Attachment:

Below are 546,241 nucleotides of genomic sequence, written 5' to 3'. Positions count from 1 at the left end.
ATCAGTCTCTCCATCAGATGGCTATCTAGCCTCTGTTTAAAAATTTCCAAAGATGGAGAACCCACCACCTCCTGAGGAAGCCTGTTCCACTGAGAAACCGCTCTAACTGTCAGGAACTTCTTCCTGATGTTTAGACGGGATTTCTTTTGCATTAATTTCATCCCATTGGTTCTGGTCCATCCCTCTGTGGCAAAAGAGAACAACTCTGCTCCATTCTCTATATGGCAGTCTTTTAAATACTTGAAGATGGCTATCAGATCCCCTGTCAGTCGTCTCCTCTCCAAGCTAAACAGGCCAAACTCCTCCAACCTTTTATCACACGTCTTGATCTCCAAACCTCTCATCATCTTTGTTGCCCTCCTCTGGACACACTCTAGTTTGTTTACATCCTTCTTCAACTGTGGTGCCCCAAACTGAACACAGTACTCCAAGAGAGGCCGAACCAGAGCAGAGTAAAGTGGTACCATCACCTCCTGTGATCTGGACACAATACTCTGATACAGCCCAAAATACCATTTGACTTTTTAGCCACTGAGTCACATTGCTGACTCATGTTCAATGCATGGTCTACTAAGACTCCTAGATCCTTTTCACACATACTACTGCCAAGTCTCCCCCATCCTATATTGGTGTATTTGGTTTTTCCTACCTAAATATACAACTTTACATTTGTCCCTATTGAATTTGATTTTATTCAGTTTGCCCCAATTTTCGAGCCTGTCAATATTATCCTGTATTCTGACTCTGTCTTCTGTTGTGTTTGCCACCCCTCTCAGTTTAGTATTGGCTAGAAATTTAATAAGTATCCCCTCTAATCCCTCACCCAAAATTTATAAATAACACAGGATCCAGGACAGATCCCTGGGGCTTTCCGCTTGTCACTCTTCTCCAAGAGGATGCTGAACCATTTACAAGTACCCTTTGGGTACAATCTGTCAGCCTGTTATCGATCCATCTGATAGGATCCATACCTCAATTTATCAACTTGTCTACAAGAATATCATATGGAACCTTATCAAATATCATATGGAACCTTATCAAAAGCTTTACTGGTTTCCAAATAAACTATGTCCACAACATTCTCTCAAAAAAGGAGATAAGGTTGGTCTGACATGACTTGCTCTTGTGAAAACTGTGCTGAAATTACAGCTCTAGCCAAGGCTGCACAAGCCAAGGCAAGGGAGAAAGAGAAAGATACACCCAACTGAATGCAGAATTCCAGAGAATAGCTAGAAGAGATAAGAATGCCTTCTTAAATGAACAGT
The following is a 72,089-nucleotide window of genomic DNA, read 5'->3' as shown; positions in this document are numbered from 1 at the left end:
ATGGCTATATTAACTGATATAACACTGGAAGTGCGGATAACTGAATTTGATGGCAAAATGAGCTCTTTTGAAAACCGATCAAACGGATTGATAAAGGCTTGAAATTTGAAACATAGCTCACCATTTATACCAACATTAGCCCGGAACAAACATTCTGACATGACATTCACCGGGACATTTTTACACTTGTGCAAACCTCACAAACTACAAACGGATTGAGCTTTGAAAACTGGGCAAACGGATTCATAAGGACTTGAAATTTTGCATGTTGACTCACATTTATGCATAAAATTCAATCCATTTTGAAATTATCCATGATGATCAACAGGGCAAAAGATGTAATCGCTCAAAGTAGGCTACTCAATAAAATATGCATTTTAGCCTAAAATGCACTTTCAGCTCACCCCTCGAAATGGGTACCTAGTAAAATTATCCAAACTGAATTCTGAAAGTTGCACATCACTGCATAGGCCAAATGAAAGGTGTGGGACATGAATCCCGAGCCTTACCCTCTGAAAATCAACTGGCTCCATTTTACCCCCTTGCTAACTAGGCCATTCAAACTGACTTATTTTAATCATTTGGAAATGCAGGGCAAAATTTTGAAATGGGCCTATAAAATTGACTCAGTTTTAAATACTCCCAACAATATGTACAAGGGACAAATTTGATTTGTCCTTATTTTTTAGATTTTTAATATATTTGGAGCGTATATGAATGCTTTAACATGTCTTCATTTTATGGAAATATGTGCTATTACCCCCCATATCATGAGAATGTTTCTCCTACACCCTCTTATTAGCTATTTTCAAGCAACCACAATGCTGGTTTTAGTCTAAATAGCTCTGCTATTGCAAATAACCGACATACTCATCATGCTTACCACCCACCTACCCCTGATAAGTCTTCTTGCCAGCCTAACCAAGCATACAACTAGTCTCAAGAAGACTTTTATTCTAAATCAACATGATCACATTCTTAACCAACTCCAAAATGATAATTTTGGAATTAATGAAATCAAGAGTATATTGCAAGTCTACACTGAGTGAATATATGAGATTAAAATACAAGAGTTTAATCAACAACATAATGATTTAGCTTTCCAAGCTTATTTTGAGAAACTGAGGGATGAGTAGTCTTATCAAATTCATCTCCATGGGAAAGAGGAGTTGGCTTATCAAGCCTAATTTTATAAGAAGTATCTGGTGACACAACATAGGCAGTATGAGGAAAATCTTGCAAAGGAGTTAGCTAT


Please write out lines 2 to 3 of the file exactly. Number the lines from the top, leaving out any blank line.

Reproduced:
ATCAGTCTCTCCATCAGATGGCTATCTAGCCTCTGTTTAAAAATTTCCAAAGATGGAGAACCCACCACCTCCTGAGGAAGCCTGTTCCACTGAGAAACCGCTCTAACTGTCAGGAACTTCTTCCTGATGTTTAGACGGGATTTCTTTTGCATTAATTTCATCCCATTGGTTCTGGTCCATCCCTCTGTGGCAAAAGAGAACAACTCTGCTCCATTCTCTATATGGCAGTCTTTTAAATACTTGAAGATGGCTATCAGATCCCCTGTCAGTCGTCTCCTCTCCAAGCTAAACAGGCCAAACTCCTCCAACCTTTTATCACACGTCTTGATCTCCAAACCTCTCATCATCTTTGTTGCCCTCCTCTGGACACACTCTAGTTTGTTTACATCCTTCTTCAACTGTGGTGCCCCAAACTGAACACAGTACTCCAAGAGAGGCCGAACCAGAGCAGAGTAAAGTGGTACCATCACCTCCTGTGATCTGGACACAATACTCTGATACAGCCCAAAATACCATTTGACTTTTTAGCCACTGAGTCACATTGCTGACTCATGTTCAATGCATGGTCTACTAAGACTCCTAGATCCTTTTCACACATACTACTGCCAAGTCTCCCCCATCCTATATTGGTGTATTTGGTTTTTCCTACCTAAATATACAACTTTACATTTGTCCCTATTGAATTTGATTTTATTCAGTTTGCCCCAATTTTCGAGCCTGTCAATATTATCCTGTATTCTGACTCTGTCTTCTGTTGTGTTTGCCACCCCTCTCAGTTTAGTATTGGCTAGAAATTTAATAAGTATCCCCTCTAATCCCTCACCCAAAATTTATAAATAACACAGGATCCAGGACAGATCCCTGGGGCTTTCCGCTTGTCACTCTTCTCCAAGAGGATGCTGAACCATTTACAAGTACCCTTTGGGTACAATCTGTCAGCCTGTTATCGATCCATCTGATAGGATCCATACCTCAATTTATCAACTTGTCTACAAGAATATCATATGGAACCTTATCAAATATCATATGGAACCTTATCAAAAGCTTTACTGGTTTCCAAATAAACTATGTCCACAACATTCTCTCAAAAAAGGAGATAAGGTTGGTCTGACATGACTTGCTCTTGTGAAAACTGTGCTGAAATTACAGCTCTAGCCAAGGCTGCACAAGCCAAGGCAAGGGAGAAAGAGAAAGATACACCCAACTGAATGCAGAATTCCAGAGAATAGCTAGAAGAGATAAGAATGCCTTCTTAAATGAACAGT
The following is a 72,089-nucleotide window of genomic DNA, read 5'->3' as shown; positions in this document are numbered from 1 at the left end: